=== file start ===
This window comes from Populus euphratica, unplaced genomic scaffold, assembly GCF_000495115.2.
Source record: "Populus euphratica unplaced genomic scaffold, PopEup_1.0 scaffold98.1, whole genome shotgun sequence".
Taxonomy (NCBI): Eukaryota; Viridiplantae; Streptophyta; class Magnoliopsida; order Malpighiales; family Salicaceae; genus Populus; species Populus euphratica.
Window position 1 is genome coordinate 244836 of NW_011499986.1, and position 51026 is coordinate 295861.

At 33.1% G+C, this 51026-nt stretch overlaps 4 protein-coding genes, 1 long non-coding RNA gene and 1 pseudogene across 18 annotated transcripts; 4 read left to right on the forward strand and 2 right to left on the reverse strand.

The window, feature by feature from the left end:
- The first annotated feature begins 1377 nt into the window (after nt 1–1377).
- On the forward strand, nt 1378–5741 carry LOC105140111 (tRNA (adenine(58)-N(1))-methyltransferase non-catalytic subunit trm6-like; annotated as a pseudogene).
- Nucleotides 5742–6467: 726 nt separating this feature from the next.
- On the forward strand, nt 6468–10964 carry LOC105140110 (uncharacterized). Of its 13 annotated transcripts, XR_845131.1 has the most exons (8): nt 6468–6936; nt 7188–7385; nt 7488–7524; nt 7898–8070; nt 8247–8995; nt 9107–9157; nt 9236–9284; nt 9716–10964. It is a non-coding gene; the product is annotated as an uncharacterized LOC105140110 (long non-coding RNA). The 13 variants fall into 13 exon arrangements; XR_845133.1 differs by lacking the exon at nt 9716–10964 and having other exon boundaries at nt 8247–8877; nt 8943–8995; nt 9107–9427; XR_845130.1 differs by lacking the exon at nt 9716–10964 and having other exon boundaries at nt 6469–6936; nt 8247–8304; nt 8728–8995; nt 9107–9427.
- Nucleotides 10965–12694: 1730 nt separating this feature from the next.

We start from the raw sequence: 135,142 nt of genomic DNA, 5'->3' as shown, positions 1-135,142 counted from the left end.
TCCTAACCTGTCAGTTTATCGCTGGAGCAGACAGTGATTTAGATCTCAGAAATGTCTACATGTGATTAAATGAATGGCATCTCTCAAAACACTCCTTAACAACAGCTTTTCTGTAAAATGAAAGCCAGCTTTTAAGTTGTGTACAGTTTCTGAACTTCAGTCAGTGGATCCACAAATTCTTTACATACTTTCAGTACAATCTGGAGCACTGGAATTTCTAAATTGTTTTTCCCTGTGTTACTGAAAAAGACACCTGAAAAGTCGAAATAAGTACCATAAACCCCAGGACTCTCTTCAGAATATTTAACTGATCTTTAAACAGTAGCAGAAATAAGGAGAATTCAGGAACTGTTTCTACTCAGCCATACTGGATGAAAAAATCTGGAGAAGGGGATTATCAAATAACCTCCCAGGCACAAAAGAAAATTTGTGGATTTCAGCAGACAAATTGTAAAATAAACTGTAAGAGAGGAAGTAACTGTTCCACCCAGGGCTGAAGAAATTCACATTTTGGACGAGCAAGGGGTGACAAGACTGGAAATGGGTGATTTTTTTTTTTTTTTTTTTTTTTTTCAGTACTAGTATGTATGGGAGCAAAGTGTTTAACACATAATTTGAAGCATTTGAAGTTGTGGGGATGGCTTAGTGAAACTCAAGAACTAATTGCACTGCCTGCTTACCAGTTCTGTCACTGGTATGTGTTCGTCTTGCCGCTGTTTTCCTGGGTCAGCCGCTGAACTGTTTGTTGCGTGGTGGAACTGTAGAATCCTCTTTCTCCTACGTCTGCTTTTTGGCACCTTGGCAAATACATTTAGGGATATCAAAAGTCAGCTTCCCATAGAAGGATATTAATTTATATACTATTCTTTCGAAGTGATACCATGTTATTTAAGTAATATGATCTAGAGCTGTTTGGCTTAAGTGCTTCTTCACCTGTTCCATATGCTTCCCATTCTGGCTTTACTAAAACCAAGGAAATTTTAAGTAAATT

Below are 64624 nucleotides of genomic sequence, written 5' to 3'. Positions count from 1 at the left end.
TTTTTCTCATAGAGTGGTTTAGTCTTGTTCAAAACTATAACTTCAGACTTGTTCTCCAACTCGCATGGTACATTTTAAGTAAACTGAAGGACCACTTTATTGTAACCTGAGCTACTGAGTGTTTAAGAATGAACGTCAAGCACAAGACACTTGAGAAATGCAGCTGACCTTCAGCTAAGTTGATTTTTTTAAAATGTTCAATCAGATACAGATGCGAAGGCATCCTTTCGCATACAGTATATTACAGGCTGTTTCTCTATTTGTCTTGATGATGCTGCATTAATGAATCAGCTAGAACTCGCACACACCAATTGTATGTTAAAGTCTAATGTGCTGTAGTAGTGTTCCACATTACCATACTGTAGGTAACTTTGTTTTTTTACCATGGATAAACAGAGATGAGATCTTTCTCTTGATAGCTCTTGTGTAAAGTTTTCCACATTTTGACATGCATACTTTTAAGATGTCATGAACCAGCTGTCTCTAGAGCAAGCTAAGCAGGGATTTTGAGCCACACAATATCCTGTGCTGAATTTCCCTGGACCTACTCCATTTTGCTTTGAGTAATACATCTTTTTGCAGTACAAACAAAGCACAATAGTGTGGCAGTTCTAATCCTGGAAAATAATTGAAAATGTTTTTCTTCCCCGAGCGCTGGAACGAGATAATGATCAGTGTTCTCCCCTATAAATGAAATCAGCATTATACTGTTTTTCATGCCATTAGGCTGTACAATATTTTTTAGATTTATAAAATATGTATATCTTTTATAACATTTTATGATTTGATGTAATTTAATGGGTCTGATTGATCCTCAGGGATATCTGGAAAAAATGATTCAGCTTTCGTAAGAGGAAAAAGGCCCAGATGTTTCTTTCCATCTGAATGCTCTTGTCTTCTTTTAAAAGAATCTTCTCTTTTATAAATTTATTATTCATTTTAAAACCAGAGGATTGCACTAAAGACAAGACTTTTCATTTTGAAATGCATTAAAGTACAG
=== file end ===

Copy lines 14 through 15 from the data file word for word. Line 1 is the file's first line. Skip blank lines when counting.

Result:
Below are 64624 nucleotides of genomic sequence, written 5' to 3'. Positions count from 1 at the left end.
TTTTTCTCATAGAGTGGTTTAGTCTTGTTCAAAACTATAACTTCAGACTTGTTCTCCAACTCGCATGGTACATTTTAAGTAAACTGAAGGACCACTTTATTGTAACCTGAGCTACTGAGTGTTTAAGAATGAACGTCAAGCACAAGACACTTGAGAAATGCAGCTGACCTTCAGCTAAGTTGATTTTTTTAAAATGTTCAATCAGATACAGATGCGAAGGCATCCTTTCGCATACAGTATATTACAGGCTGTTTCTCTATTTGTCTTGATGATGCTGCATTAATGAATCAGCTAGAACTCGCACACACCAATTGTATGTTAAAGTCTAATGTGCTGTAGTAGTGTTCCACATTACCATACTGTAGGTAACTTTGTTTTTTTACCATGGATAAACAGAGATGAGATCTTTCTCTTGATAGCTCTTGTGTAAAGTTTTCCACATTTTGACATGCATACTTTTAAGATGTCATGAACCAGCTGTCTCTAGAGCAAGCTAAGCAGGGATTTTGAGCCACACAATATCCTGTGCTGAATTTCCCTGGACCTACTCCATTTTGCTTTGAGTAATACATCTTTTTGCAGTACAAACAAAGCACAATAGTGTGGCAGTTCTAATCCTGGAAAATAATTGAAAATGTTTTTCTTCCCCGAGCGCTGGAACGAGATAATGATCAGTGTTCTCCCCTATAAATGAAATCAGCATTATACTGTTTTTCATGCCATTAGGCTGTACAATATTTTTTAGATTTATAAAATATGTATATCTTTTATAACATTTTATGATTTGATGTAATTTAATGGGTCTGATTGATCCTCAGGGATATCTGGAAAAAATGATTCAGCTTTCGTAAGAGGAAAAAGGCCCAGATGTTTCTTTCCATCTGAATGCTCTTGTCTTCTTTTAAAAGAATCTTCTCTTTTATAAATTTATTATTCATTTTAAAACCAGAGGATTGCACTAAAGACAAGACTTTTCATTTTGAAATGCATTAAAGTACAG